|Publication number||US4573198 A|
|Application number||US 06/432,831|
|Publication date||Feb 25, 1986|
|Filing date||Dec 27, 1982|
|Priority date||Dec 27, 1982|
|Publication number||06432831, 432831, US 4573198 A, US 4573198A, US-A-4573198, US4573198 A, US4573198A|
|Inventors||Robert H. Anderson|
|Original Assignee||Litton Systems, Inc.|
|Export Citation||BiBTeX, EndNote, RefMan|
|Patent Citations (2), Non-Patent Citations (4), Referenced by (33), Classifications (6), Legal Events (4)|
|External Links: USPTO, USPTO Assignment, Espacenet|
The present invention relates to pattern recognition systems and, more particularly, to pattern recognition systems operating on a real-time basis.
Pattern recognition systems have gained rapid acceptance and have been utilized in numerous applications since the advent of contemporary computer technology. Supermarket check-out lines include devices to scan the pre-marked products, virtually eliminating the old cash register button entry system. Word processing systems scan previously typewritten pages and digitize the data thus eleminating time consuming keyboard entry of text into the computer.
Most such systems, however, are limited to recognizing simple patterns such as single letters and product bar codes. Alignment and position within the scanned field can be a critical factor. Typically, the scanned character is digitized and the digital value scanned against a previously stored table of digital values for a match. In the absence of a match, the symbol goes unrecognized. A lack of proper character orientation at the time of scanning and digitization can result in a mis-digitization such that no recognition or a mis-recognition occurs.
Spatial filtering can be employed in character recognition with the advantage of positioning no longer being a factor. That is, a character or symbol at any position within the optic field will create a unique spatial filter pattern at the Fourier plane.
Wherefore, it is the object of the present invention to provide a character recognition system employing dynamically changeable spatial filtering techniques.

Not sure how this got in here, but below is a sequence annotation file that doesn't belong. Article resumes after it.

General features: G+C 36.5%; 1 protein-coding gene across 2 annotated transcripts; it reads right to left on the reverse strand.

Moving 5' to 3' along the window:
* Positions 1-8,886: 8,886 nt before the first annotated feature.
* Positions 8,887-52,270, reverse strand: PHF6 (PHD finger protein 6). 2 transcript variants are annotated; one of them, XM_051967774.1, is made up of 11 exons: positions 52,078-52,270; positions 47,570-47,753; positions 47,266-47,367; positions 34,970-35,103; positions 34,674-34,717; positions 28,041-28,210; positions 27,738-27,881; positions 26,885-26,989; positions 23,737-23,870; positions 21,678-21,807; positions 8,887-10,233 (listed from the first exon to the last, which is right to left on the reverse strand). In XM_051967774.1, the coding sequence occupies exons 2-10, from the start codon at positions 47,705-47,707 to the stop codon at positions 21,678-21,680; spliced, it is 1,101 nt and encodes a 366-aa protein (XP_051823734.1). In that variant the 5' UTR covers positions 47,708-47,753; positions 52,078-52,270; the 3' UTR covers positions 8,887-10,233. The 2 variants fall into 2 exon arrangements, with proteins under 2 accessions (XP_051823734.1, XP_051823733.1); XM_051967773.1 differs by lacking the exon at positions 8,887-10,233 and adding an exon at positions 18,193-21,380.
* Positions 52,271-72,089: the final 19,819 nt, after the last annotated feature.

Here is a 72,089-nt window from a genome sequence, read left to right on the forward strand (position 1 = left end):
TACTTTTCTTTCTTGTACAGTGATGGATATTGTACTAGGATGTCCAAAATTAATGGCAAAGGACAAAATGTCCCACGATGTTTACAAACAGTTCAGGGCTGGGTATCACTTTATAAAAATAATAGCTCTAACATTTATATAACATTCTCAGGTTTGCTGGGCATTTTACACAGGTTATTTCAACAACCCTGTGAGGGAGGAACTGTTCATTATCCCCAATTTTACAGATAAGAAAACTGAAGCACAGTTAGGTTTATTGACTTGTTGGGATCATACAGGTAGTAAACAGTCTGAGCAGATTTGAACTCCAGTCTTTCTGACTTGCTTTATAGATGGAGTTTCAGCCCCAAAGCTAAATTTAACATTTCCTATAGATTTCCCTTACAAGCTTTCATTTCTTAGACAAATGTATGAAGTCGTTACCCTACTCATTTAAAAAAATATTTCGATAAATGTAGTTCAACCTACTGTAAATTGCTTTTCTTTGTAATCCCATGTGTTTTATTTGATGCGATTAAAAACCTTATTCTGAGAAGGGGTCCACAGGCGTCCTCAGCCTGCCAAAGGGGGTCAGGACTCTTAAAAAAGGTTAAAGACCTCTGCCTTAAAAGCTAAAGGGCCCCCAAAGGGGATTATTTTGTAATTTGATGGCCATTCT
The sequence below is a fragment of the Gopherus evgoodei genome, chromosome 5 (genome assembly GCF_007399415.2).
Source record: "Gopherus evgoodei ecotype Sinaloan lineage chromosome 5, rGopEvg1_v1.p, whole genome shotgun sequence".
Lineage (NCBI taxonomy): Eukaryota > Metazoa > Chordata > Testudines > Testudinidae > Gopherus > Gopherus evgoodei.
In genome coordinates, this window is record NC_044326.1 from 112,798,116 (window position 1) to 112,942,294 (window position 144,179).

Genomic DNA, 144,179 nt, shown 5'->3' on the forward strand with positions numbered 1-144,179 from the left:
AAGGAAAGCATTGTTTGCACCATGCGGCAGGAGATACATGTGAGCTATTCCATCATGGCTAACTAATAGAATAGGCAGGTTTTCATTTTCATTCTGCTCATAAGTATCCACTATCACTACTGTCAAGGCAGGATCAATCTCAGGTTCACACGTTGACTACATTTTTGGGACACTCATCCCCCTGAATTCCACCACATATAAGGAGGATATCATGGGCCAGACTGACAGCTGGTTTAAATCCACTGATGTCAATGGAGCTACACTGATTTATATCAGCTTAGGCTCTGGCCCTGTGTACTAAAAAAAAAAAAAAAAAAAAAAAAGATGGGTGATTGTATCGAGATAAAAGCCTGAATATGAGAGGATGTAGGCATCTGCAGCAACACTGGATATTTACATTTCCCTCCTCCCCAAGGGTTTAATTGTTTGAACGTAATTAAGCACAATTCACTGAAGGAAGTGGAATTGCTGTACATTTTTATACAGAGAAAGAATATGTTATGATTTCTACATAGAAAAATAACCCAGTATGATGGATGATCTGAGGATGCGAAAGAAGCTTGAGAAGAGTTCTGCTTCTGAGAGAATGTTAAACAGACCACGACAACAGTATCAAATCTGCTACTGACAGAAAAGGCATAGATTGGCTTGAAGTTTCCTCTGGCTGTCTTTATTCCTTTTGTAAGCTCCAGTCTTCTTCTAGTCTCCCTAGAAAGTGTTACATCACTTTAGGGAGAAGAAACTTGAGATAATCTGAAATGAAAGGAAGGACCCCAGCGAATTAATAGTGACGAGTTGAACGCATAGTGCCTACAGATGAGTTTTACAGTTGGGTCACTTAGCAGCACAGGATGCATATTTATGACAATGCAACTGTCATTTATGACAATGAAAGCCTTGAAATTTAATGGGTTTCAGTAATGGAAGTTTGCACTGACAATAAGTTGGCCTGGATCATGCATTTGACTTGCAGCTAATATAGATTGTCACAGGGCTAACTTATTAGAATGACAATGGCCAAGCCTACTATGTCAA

The foregoing objective has been achieved by the pattern recognition system of the present invention comprising means for forming a digitized representation of a first pattern; means for forming a digitized representation of a second pattern; means operably connected to the second pattern digitized representation forming means for forming a digitized representation of the spatial filter pattern of the second pattern at the Fourier plane thereof; means for producing a light beam; means for sensing the light beam and for producing an electric signal at an output thereof reflecting any pattern impressed on the light beam; a first magneto-optic display assembly disposed in the light beam between the producing means and the sensing means, the first assembly being operably connected to be driven by the digitized representation of the first pattern; a second magneto-optic display assembly disposed in the light beam between the producing means and the sensing means, the second assembly being operably connected to be driven by the digital representation of the spatial filter pattern of the second pattern; means for focusing the first display assembly on the second display assembly; and, means operably connected to the output for evaluating the correlation of the first pattern to the spatial filter pattern of the second pattern as impressed on the light beam by the display assemblies whereby the degree of correlation match indicates the probability of a pattern match between the first and second patterns.
A series of patterns to be recognizable are sequentially digitized and stored for use at a later time. At recognition time, the object to be recognized is digitized and the digital value used to form a transparency thereof dynamically on a first magneto-optic display assembly disposed in a light beam being focused upon a vidicon placed at the Fourier plane. The image on the vidicon is, therefore, the spatial filter pattern of the object to be recognized. The signal from the vidicon representing the spatial filter pattern is digitized and used to drive a second magneto-optic display assembly placed in a second light beam. A third magneto-optic display assembly is placed in the second light beam ahead of the second magneto-optic display assembly and a relay lens is employed between the two to image the Fourier transform of one upon the other. The third magneto-optic display assembly is sequentially driven by the stored digitized values of the previously scanned recognition patterns and the resultant light beam containing the correlated combination of the known test image with the spatial filter of the unknown pattern is focused on a vidicon and the signal thereof inspected for a correlation match. The closest correlation match between the stored values indicates the highest probability of character match.
The single FIGURE is a simplified blocked diagram of the system according to the present invention in its preferred embodiment.
The system of present invention to be described hereinafter uses a magneto-optic assembly comprising a polarization sheet, a magneto-optic chip including a selectably alterable magnetic layer exhibiting the Faraday effect, and a polarization analyzer which can be employed as a dynamic transparency or a dynamically alterable spatial filter. The details of such an assembly are described in British Pat. No. 1,180,334; particularly with reference to FIG. 4 thereof.